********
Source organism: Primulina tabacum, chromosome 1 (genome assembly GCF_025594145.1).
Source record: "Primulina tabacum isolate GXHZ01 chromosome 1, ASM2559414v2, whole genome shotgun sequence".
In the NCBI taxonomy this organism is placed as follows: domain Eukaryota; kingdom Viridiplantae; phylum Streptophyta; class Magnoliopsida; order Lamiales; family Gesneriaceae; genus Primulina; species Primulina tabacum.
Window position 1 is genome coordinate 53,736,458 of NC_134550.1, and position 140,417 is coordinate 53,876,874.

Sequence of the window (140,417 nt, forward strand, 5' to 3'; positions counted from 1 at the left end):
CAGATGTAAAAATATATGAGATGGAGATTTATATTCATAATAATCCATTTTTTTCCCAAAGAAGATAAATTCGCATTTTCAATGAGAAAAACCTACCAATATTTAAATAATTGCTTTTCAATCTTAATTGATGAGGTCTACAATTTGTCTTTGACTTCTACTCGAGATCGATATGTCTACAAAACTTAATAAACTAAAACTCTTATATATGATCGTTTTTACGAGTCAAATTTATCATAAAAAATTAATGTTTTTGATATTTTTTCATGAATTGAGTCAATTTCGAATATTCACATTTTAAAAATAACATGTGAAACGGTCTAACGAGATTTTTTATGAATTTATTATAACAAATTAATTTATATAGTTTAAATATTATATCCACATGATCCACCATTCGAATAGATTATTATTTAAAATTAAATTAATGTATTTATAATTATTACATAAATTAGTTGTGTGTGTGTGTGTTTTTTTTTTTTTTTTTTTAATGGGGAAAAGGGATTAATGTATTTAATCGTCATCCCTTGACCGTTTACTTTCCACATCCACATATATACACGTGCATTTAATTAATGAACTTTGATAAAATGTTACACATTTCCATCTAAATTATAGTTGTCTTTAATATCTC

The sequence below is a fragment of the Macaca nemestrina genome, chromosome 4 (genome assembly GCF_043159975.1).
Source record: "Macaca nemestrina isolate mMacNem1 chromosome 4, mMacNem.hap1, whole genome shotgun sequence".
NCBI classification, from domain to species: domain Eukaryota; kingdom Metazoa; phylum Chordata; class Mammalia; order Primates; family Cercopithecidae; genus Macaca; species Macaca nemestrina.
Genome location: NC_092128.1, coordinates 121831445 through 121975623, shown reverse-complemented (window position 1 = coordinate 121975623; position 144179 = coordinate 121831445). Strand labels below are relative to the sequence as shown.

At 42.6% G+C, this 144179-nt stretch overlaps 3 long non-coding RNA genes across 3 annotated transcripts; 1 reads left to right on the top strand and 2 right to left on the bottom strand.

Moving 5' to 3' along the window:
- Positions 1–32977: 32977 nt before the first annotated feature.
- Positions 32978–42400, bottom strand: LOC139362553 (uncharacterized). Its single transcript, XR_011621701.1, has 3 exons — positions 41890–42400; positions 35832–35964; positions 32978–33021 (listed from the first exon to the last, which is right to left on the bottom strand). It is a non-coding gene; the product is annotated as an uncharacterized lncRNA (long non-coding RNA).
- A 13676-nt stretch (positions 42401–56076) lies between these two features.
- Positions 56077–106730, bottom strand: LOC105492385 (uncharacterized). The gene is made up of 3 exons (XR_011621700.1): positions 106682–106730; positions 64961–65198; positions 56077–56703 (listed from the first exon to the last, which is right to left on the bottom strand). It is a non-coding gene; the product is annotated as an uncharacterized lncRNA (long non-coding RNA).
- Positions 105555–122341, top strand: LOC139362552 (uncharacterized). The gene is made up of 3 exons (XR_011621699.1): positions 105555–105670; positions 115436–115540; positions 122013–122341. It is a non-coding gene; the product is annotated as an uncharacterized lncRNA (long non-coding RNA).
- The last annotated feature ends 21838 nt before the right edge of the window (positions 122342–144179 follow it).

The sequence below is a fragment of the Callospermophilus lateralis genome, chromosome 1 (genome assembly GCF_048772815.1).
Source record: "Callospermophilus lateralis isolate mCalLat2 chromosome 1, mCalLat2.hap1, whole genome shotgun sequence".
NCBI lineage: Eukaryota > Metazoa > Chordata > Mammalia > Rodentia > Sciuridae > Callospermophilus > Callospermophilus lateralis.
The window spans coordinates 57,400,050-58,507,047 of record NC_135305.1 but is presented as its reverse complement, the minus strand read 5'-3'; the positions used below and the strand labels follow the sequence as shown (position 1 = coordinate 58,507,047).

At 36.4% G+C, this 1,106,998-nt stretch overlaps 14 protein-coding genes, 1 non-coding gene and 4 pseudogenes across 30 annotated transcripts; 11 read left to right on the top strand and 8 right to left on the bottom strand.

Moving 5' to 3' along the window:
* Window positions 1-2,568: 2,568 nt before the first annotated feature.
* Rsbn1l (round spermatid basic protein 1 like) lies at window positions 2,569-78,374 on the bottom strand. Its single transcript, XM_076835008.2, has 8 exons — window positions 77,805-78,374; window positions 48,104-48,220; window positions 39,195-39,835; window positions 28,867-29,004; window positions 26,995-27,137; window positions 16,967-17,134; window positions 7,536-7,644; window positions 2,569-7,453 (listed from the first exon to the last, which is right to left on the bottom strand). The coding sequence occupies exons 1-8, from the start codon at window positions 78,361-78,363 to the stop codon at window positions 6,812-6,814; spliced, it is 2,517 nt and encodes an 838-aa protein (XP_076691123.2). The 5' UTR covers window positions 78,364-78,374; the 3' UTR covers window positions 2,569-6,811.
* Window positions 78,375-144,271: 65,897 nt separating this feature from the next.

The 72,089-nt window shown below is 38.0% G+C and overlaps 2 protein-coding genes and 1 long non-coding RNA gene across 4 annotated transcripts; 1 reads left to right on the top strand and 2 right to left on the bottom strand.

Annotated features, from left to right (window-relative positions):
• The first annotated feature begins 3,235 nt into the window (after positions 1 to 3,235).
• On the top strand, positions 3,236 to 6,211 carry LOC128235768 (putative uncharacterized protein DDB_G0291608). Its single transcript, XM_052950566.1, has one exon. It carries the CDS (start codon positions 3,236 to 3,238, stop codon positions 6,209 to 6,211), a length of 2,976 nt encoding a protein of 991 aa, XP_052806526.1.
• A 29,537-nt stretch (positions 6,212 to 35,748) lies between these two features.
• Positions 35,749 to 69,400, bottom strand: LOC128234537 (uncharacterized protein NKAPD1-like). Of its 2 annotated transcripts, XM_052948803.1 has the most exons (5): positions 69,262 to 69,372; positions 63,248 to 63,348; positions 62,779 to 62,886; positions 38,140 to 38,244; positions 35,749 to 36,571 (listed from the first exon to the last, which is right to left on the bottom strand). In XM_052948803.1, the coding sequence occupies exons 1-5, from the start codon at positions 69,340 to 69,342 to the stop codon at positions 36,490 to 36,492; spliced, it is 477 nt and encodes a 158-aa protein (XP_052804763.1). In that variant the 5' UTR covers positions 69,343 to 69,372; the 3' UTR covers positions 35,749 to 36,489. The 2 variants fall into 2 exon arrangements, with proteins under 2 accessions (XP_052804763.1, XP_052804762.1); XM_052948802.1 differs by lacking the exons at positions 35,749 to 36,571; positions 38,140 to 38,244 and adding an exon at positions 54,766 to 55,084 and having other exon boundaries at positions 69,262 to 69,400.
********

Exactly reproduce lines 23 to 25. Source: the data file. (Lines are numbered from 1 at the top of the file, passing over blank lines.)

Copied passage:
At 36.4% G+C, this 1,106,998-nt stretch overlaps 14 protein-coding genes, 1 non-coding gene and 4 pseudogenes across 30 annotated transcripts; 11 read left to right on the top strand and 8 right to left on the bottom strand.

Moving 5' to 3' along the window:
* Window positions 1-2,568: 2,568 nt before the first annotated feature.